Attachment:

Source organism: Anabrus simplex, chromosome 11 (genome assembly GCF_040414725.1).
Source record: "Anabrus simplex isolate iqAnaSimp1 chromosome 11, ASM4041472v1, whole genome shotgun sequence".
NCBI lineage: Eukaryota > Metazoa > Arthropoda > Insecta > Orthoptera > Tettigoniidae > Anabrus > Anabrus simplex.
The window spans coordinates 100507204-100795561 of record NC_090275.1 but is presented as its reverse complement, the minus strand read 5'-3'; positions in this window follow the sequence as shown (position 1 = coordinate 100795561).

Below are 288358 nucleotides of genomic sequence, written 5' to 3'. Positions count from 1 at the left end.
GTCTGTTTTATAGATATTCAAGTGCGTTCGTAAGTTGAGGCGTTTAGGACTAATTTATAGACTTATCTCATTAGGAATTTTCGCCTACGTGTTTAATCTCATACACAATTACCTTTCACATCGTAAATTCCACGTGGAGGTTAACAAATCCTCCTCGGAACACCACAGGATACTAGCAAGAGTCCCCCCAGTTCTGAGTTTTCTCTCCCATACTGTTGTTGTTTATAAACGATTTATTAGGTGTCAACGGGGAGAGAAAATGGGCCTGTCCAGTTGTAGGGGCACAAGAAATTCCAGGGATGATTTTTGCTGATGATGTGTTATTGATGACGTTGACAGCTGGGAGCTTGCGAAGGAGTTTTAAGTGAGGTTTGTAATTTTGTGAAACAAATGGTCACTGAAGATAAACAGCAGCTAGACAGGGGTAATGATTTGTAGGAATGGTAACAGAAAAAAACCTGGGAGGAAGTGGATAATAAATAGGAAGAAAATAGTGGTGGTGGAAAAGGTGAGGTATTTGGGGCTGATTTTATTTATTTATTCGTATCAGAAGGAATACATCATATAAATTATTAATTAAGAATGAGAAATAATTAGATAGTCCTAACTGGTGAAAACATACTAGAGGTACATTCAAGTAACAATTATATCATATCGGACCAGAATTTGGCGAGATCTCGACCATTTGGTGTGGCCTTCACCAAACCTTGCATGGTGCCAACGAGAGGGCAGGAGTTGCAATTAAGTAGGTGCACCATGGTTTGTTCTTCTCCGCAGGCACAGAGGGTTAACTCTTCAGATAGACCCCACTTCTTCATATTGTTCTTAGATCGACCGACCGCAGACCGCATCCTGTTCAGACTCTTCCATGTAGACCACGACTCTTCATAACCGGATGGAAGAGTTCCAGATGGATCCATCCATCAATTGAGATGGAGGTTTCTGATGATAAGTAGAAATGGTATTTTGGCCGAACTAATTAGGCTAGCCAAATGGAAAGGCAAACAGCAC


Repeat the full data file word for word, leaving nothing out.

Source organism: Anabrus simplex, chromosome 11 (genome assembly GCF_040414725.1).
Source record: "Anabrus simplex isolate iqAnaSimp1 chromosome 11, ASM4041472v1, whole genome shotgun sequence".
NCBI lineage: Eukaryota > Metazoa > Arthropoda > Insecta > Orthoptera > Tettigoniidae > Anabrus > Anabrus simplex.
The window spans coordinates 100507204-100795561 of record NC_090275.1 but is presented as its reverse complement, the minus strand read 5'-3'; positions in this window follow the sequence as shown (position 1 = coordinate 100795561).

Below are 288358 nucleotides of genomic sequence, written 5' to 3'. Positions count from 1 at the left end.
GTCTGTTTTATAGATATTCAAGTGCGTTCGTAAGTTGAGGCGTTTAGGACTAATTTATAGACTTATCTCATTAGGAATTTTCGCCTACGTGTTTAATCTCATACACAATTACCTTTCACATCGTAAATTCCACGTGGAGGTTAACAAATCCTCCTCGGAACACCACAGGATACTAGCAAGAGTCCCCCCAGTTCTGAGTTTTCTCTCCCATACTGTTGTTGTTTATAAACGATTTATTAGGTGTCAACGGGGAGAGAAAATGGGCCTGTCCAGTTGTAGGGGCACAAGAAATTCCAGGGATGATTTTTGCTGATGATGTGTTATTGATGACGTTGACAGCTGGGAGCTTGCGAAGGAGTTTTAAGTGAGGTTTGTAATTTTGTGAAACAAATGGTCACTGAAGATAAACAGCAGCTAGACAGGGGTAATGATTTGTAGGAATGGTAACAGAAAAAAACCTGGGAGGAAGTGGATAATAAATAGGAAGAAAATAGTGGTGGTGGAAAAGGTGAGGTATTTGGGGCTGATTTTATTTATTTATTCGTATCAGAAGGAATACATCATATAAATTATTAATTAAGAATGAGAAATAATTAGATAGTCCTAACTGGTGAAAACATACTAGAGGTACATTCAAGTAACAATTATATCATATCGGACCAGAATTTGGCGAGATCTCGACCATTTGGTGTGGCCTTCACCAAACCTTGCATGGTGCCAACGAGAGGGCAGGAGTTGCAATTAAGTAGGTGCACCATGGTTTGTTCTTCTCCGCAGGCACAGAGGGTTAACTCTTCAGATAGACCCCACTTCTTCATATTGTTCTTAGATCGACCGACCGCAGACCGCATCCTGTTCAGACTCTTCCATGTAGACCACGACTCTTCATAACCGGATGGAAGAGTTCCAGATGGATCCATCCATCAATTGAGATGGAGGTTTCTGATGATAAGTAGAAATGGTATTTTGGCCGAACTAATTAGGCTAGCCAAATGGAAAGGCAAACAGCAC